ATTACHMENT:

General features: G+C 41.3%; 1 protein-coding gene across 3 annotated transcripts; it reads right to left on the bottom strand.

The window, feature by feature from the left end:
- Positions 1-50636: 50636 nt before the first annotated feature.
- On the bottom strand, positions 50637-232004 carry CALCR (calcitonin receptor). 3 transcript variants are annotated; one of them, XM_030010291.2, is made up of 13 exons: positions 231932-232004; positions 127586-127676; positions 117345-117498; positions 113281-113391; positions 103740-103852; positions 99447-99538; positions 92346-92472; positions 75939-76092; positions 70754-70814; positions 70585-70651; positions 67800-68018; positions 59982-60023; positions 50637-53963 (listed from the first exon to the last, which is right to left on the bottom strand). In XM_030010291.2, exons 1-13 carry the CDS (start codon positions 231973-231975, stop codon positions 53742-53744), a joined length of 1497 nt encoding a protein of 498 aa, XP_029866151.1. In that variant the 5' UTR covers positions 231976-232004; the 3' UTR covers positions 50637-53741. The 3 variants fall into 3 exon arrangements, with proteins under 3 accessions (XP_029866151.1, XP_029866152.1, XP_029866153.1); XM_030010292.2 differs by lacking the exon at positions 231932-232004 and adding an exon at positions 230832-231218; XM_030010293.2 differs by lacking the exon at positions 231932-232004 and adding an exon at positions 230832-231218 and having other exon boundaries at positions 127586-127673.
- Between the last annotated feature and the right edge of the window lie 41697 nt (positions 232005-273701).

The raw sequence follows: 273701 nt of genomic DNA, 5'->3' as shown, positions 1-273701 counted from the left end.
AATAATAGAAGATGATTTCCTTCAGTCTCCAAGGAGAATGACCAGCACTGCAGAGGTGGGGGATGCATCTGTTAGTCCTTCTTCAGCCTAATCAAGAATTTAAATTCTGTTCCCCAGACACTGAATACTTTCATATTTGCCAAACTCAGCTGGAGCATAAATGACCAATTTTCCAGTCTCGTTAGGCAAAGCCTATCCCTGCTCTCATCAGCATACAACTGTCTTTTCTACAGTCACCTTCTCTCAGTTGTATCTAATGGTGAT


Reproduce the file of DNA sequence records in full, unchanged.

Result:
General features: G+C 41.3%; 1 protein-coding gene across 3 annotated transcripts; it reads right to left on the bottom strand.

The window, feature by feature from the left end:
- Positions 1-50636: 50636 nt before the first annotated feature.
- On the bottom strand, positions 50637-232004 carry CALCR (calcitonin receptor). 3 transcript variants are annotated; one of them, XM_030010291.2, is made up of 13 exons: positions 231932-232004; positions 127586-127676; positions 117345-117498; positions 113281-113391; positions 103740-103852; positions 99447-99538; positions 92346-92472; positions 75939-76092; positions 70754-70814; positions 70585-70651; positions 67800-68018; positions 59982-60023; positions 50637-53963 (listed from the first exon to the last, which is right to left on the bottom strand). In XM_030010291.2, exons 1-13 carry the CDS (start codon positions 231973-231975, stop codon positions 53742-53744), a joined length of 1497 nt encoding a protein of 498 aa, XP_029866151.1. In that variant the 5' UTR covers positions 231976-232004; the 3' UTR covers positions 50637-53741. The 3 variants fall into 3 exon arrangements, with proteins under 3 accessions (XP_029866151.1, XP_029866152.1, XP_029866153.1); XM_030010292.2 differs by lacking the exon at positions 231932-232004 and adding an exon at positions 230832-231218; XM_030010293.2 differs by lacking the exon at positions 231932-232004 and adding an exon at positions 230832-231218 and having other exon boundaries at positions 127586-127673.
- Between the last annotated feature and the right edge of the window lie 41697 nt (positions 232005-273701).

The raw sequence follows: 273701 nt of genomic DNA, 5'->3' as shown, positions 1-273701 counted from the left end.
AATAATAGAAGATGATTTCCTTCAGTCTCCAAGGAGAATGACCAGCACTGCAGAGGTGGGGGATGCATCTGTTAGTCCTTCTTCAGCCTAATCAAGAATTTAAATTCTGTTCCCCAGACACTGAATACTTTCATATTTGCCAAACTCAGCTGGAGCATAAATGACCAATTTTCCAGTCTCGTTAGGCAAAGCCTATCCCTGCTCTCATCAGCATACAACTGTCTTTTCTACAGTCACCTTCTCTCAGTTGTATCTAATGGTGAT